Were you surprised by AMR Corporation’s (AMR) stock going UP after the company announced bankruptcy and the stock took an initial plunge of $0.20-$0.30, as seen in the chart below?
Don’t be. It’s actually a pretty common effect; it has happened in dozens of different well-known bankruptcies, like K-Mart, Enron, Worldcom and US Air. It goes like this, on the day bankruptcy (usually chapter 11) is announced, these stocks open with a deep plunge, perhaps starting on the pre-market if trading is allowed. This part of the plunge, however, is usually the deepest – then the stocks simply turn and go into a steep ascent for days or even weeks, a rise that can easily be 100-200-500% from the lowest prices attained right after trading restarts following the bankruptcy announcement.
It isn’t easy to explain this pattern, even though it’s very, very common to see it happen. It’s like an extreme version of “sell the rumor, buy the news”, as if nothing worse can really happen because the company has already gone bankrupt. A possible explanation might lie with the closure of short positions, namely short positions assumed to hedge debt instruments, because of the way keeping these positions would eat up margin.
There are, however, 3 distinct conclusions you can take from this behavior, that will help you in trading bankrupt shares.
If you are caught in a stock that just declared bankruptcy
Don’t sell into the initial panic (unless you can sell within seconds of the announcement). Wait for a few days, and then get rid of the stock you hold. In almost every bankruptcy the shares will end up being worth zero and be canceled. Only in very rare, extreme, situations, will there be any kind of recovery for equity holders – unless you can produce the research to back up the likelihood of at least getting some warrants or a small piece of equity, you’re better served by selling while someone pays something for the shares.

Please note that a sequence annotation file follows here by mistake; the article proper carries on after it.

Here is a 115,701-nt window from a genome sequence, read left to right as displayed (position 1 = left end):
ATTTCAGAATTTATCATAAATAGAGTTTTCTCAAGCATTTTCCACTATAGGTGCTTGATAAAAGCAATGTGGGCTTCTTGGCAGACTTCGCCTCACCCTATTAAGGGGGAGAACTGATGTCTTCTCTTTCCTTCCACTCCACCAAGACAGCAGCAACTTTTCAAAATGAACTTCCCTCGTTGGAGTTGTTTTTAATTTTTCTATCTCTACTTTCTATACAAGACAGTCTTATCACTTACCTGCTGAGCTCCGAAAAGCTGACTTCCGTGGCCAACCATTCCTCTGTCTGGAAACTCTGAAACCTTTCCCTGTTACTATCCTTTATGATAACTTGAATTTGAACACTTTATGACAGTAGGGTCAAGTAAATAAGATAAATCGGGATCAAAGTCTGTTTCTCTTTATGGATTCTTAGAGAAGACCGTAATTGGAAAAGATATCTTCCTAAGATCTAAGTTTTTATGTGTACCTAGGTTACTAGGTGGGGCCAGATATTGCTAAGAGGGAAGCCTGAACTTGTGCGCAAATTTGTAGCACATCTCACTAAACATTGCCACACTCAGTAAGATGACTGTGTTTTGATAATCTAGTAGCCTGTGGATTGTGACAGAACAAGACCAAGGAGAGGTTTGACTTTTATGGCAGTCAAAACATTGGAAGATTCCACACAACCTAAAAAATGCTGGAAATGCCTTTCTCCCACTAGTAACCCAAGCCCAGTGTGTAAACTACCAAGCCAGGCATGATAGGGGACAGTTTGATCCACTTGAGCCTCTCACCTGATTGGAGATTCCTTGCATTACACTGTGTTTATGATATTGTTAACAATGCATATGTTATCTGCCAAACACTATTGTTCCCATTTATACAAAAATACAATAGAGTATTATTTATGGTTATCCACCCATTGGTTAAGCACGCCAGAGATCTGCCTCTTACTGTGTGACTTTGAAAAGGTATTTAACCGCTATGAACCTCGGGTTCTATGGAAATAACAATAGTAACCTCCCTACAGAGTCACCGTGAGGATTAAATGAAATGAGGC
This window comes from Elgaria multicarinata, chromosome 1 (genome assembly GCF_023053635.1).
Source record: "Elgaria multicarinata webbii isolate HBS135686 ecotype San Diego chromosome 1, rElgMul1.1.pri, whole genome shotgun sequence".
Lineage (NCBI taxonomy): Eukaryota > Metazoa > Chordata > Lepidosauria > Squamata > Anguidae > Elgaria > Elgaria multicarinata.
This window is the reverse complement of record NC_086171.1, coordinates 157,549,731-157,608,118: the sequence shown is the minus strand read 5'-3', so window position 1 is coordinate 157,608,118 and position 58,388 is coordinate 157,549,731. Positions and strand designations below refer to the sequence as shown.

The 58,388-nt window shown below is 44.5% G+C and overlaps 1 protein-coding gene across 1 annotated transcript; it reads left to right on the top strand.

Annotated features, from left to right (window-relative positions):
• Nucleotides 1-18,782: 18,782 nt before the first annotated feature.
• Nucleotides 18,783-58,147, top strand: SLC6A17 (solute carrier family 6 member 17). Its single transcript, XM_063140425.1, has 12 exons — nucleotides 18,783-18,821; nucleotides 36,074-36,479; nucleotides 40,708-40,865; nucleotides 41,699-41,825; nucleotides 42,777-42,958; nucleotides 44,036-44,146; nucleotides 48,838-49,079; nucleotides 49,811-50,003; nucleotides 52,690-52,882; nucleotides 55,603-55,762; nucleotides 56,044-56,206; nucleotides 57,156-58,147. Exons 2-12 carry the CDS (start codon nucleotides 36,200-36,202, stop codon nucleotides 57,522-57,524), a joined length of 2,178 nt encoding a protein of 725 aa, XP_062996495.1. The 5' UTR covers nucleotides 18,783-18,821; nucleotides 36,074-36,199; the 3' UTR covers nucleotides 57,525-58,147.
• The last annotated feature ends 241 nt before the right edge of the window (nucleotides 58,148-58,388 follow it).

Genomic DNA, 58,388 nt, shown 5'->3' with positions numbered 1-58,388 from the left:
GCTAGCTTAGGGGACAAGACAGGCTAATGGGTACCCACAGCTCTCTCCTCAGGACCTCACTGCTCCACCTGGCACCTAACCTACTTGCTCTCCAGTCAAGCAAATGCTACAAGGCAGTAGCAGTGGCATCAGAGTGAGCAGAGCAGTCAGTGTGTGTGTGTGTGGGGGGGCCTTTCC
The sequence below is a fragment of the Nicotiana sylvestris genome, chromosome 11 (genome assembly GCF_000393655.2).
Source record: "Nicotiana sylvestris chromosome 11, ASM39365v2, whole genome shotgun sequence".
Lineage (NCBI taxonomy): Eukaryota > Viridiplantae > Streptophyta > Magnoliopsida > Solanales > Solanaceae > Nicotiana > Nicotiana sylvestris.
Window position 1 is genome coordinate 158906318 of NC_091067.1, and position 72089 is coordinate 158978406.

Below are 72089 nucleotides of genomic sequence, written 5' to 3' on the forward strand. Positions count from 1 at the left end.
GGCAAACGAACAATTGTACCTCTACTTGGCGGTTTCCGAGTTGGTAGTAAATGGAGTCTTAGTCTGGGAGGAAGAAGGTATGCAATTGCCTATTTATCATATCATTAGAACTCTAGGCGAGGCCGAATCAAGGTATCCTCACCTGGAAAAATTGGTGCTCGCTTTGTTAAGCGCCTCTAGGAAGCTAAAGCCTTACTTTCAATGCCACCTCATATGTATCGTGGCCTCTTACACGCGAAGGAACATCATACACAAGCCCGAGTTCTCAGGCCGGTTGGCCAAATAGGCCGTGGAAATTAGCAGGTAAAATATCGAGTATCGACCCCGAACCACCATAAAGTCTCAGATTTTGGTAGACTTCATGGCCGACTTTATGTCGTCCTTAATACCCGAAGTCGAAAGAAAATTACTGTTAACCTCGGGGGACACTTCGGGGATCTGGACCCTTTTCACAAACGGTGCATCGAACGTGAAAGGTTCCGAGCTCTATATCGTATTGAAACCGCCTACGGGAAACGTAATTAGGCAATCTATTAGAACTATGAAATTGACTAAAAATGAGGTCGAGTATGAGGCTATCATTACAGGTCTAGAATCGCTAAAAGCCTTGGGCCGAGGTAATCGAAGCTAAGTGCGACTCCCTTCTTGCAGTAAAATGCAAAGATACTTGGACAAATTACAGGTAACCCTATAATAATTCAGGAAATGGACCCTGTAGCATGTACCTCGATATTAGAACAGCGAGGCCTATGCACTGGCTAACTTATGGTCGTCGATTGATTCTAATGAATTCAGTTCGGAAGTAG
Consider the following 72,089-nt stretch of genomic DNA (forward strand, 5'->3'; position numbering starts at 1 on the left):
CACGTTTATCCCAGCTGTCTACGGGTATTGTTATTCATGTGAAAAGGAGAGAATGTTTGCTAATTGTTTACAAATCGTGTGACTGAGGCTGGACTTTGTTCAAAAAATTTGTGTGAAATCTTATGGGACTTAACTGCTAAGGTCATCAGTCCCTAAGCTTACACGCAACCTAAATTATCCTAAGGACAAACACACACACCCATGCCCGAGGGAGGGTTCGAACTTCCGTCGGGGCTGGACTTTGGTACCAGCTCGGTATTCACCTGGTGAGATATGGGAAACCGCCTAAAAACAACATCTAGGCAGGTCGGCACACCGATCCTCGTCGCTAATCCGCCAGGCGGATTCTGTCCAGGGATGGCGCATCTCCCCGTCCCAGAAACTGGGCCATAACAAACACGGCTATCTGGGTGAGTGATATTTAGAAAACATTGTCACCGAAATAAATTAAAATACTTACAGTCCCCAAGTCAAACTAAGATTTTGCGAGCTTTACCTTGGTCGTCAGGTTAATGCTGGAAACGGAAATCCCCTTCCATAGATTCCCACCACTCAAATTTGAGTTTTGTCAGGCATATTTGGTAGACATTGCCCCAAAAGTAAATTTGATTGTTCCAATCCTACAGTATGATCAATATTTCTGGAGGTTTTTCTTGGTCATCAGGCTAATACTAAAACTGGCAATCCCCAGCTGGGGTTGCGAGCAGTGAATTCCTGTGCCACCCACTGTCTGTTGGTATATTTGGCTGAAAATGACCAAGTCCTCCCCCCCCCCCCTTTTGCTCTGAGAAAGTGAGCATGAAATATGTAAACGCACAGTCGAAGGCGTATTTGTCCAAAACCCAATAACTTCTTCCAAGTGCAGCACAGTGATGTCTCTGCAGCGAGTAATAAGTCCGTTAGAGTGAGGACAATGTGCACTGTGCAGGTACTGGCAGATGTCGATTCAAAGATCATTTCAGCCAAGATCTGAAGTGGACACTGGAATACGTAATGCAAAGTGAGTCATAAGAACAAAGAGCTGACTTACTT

If you are a crazed speculator
You now know there’s a pattern in high volume, well known, bankruptcies. You can game this, by buying around 30 minutes after the stock starts trading again following the bankruptcy announcement. Chances are, you’ll have an opportunity to sell much higher later on. Don’t get married to the shares, though… you’ll have to sell them in the next few days, as they’ll turn into pumpkins sometime after.
If you plan on buying shares of a bankrupt company
Don’t. You either speculate on them right off the bat or you won’t have any edge and will be liable to get emotionally stuck in a stock that will head to zero.
Again, almost all of these stocks end up being worth a precise zero. You cannot get married to them. If you don’t trade them in the first 30 minutes or so, you shouldn’t touch them anymore.
If you plan on shorting shares of a bankrupt company
Don’t short them in the first few days, or you might end up on the wrong side of the pattern described here. And if you short them later, don’t short them in size – contrary to anything you’d expect, these shares can go up a lot, so if you short in size you might end up being squeezed on a bankrupt company.